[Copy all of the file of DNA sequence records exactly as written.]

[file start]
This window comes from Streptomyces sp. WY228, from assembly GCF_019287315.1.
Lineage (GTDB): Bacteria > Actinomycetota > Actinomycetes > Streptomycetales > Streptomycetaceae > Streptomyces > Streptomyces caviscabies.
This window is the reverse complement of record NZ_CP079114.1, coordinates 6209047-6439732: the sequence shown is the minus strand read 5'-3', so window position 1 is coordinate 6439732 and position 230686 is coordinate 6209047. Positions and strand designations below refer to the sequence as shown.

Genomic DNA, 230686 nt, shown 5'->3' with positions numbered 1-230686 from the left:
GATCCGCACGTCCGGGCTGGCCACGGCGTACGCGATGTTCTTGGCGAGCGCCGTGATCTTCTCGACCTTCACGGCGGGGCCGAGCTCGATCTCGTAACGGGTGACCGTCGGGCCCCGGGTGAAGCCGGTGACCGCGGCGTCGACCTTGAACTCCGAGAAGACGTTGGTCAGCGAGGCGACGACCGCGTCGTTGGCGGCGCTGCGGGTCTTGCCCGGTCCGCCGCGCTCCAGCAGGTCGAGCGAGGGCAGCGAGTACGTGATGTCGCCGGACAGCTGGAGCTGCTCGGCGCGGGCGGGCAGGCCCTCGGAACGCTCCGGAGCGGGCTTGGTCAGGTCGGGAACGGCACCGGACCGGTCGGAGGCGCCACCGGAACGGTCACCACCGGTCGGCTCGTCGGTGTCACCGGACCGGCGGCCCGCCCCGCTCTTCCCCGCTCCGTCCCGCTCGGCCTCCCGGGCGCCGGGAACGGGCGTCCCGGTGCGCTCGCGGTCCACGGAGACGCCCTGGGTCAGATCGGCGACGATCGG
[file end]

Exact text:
This window comes from Streptomyces sp. WY228, from assembly GCF_019287315.1.
Lineage (GTDB): Bacteria > Actinomycetota > Actinomycetes > Streptomycetales > Streptomycetaceae > Streptomyces > Streptomyces caviscabies.
This window is the reverse complement of record NZ_CP079114.1, coordinates 6209047-6439732: the sequence shown is the minus strand read 5'-3', so window position 1 is coordinate 6439732 and position 230686 is coordinate 6209047. Positions and strand designations below refer to the sequence as shown.

Genomic DNA, 230686 nt, shown 5'->3' with positions numbered 1-230686 from the left:
GATCCGCACGTCCGGGCTGGCCACGGCGTACGCGATGTTCTTGGCGAGCGCCGTGATCTTCTCGACCTTCACGGCGGGGCCGAGCTCGATCTCGTAACGGGTGACCGTCGGGCCCCGGGTGAAGCCGGTGACCGCGGCGTCGACCTTGAACTCCGAGAAGACGTTGGTCAGCGAGGCGACGACCGCGTCGTTGGCGGCGCTGCGGGTCTTGCCCGGTCCGCCGCGCTCCAGCAGGTCGAGCGAGGGCAGCGAGTACGTGATGTCGCCGGACAGCTGGAGCTGCTCGGCGCGGGCGGGCAGGCCCTCGGAACGCTCCGGAGCGGGCTTGGTCAGGTCGGGAACGGCACCGGACCGGTCGGAGGCGCCACCGGAACGGTCACCACCGGTCGGCTCGTCGGTGTCACCGGACCGGCGGCCCGCCCCGCTCTTCCCCGCTCCGTCCCGCTCGGCCTCCCGGGCGCCGGGAACGGGCGTCCCGGTGCGCTCGCGGTCCACGGAGACGCCCTGGGTCAGATCGGCGACGATCGG